Over half of young people want to swap city life for the rural idyll, according to a survey of more than 1,000 young Londoners.
The survey, by the Country Land and Business Association (CLA), found that 55% of 18-34 year olds want to move to a rural area because of the pandemic.
With 25% of the rural population aged 65 or above, compared with 17% of the urban population, rural areas are ageing faster than anywhere else in the UK.
But the movement of young people to the countryside would be a welcome reversal of the 'brain drain', the CLA said.
It added that many rural areas had suffered as young people switched from rural areas to cities for employment.
Cheaper housing stock was the number one ‘pull’ factor for survey respondents, with 78% ranking it the most important factor in deciding to move.
Digital connectivity (56%) and the ability to do an existing job from a new location (55%) were also rated as important.
The survey found that, of all those polled across all demographics, the pandemic made 44% of people more likely to consider moving to the countryside versus just 9% saying the contrary.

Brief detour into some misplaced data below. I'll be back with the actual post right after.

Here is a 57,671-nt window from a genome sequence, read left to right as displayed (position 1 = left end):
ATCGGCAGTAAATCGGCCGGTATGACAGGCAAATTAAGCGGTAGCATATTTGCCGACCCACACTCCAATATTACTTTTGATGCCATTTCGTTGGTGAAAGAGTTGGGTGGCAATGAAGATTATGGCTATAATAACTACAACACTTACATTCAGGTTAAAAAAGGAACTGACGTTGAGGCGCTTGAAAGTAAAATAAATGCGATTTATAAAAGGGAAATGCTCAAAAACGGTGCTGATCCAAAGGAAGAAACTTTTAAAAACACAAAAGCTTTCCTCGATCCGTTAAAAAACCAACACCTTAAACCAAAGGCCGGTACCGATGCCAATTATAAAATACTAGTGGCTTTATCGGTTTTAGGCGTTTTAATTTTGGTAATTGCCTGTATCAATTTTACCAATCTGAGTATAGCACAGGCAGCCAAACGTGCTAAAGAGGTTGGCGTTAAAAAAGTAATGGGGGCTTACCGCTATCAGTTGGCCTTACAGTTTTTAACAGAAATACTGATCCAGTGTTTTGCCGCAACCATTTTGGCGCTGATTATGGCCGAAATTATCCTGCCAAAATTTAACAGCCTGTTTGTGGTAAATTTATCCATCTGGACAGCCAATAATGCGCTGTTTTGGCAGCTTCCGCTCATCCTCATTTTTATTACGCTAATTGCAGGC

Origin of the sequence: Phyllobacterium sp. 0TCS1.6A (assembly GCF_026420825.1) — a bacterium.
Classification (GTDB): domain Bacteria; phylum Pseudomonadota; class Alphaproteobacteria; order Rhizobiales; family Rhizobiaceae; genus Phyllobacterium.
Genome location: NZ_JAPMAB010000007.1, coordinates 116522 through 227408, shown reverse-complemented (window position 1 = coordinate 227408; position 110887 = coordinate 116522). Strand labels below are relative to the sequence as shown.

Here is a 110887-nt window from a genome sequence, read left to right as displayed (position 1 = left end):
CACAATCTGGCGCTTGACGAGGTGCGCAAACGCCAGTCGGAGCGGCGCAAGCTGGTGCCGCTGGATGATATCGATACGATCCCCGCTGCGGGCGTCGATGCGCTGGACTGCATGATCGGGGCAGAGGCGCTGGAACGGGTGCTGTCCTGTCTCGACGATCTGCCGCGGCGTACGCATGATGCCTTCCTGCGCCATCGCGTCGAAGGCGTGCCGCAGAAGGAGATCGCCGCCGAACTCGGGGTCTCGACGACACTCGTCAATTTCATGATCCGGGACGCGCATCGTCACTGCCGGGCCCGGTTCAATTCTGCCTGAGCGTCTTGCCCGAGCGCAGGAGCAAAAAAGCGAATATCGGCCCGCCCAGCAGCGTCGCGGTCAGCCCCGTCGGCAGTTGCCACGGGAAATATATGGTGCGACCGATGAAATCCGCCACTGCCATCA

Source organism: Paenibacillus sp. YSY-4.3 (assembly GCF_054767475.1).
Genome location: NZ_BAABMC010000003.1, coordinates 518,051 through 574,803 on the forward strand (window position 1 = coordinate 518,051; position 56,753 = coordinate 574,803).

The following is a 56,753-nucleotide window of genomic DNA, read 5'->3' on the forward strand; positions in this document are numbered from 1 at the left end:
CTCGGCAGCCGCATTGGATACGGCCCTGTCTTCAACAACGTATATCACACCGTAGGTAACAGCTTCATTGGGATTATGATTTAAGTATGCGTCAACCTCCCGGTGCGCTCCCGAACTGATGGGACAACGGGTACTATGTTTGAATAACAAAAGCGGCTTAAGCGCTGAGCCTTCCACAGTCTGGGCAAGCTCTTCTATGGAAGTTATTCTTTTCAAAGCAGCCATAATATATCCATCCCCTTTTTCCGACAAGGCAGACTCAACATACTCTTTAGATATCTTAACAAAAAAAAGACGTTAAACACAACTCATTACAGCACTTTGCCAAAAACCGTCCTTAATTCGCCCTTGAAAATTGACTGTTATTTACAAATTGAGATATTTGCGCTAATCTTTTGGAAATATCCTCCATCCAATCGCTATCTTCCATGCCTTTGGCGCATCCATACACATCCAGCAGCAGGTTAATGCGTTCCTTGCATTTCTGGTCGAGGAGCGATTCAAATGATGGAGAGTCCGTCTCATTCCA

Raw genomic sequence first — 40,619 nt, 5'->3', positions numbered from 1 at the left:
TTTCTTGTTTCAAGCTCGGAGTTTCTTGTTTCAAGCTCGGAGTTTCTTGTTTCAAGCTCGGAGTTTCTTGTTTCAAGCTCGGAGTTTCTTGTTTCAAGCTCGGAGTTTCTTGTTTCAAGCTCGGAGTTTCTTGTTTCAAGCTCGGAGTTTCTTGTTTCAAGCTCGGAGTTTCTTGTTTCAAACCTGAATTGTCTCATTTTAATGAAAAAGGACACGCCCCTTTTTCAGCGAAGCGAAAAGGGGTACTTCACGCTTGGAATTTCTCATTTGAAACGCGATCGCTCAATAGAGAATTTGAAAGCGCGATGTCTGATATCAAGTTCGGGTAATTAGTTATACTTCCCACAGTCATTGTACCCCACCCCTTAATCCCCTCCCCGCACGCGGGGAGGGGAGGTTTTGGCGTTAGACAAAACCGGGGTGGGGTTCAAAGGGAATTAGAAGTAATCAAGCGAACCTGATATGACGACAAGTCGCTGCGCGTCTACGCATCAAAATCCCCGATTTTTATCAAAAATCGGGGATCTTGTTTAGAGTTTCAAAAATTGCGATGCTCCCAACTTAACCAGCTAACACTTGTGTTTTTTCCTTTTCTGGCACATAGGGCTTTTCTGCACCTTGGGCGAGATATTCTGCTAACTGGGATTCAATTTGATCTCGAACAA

Over a quarter - 27 percent - said they envisaged working entirely from home in the future.
From cheaper housing to better air quality, a combination of factors is attracting talent to rural areas.
However, the CLA highlighted concern that rural communities would not be able to seize this opportunity if landowners were unable to meet demand for houses or high-quality office space with fast internet connections.
Government resources must be allocated across multiple departments to create an attractive environment for potential movers, the group said.
CLA President Mark Bridgeman said that for the rural economy to capitalise on the growing popularity of the countryside, government needed to provide modern infrastructure.
“There is now a window of opportunity to grow the rural economy, spread prosperity, support local communities and ‘level up’ our society. We must not waste it," he added.
"Planning reforms to allow landowners to deliver affordable housing and convert old farm buildings into modern offices, and investment in mobile and broadband infrastucture are desperately needed to turn people’s dreams into a reality."
Mr Bridgeman said reform was needed before the Covid-19 crisis hit the UK: "The government must understand that the countryside is not a museum there to be preserved in aspic.
"With government support, we hope to welcome those seeking a better quality of life into the countryside, allowing them to fulfil their career ambitions without needing to live in a city.”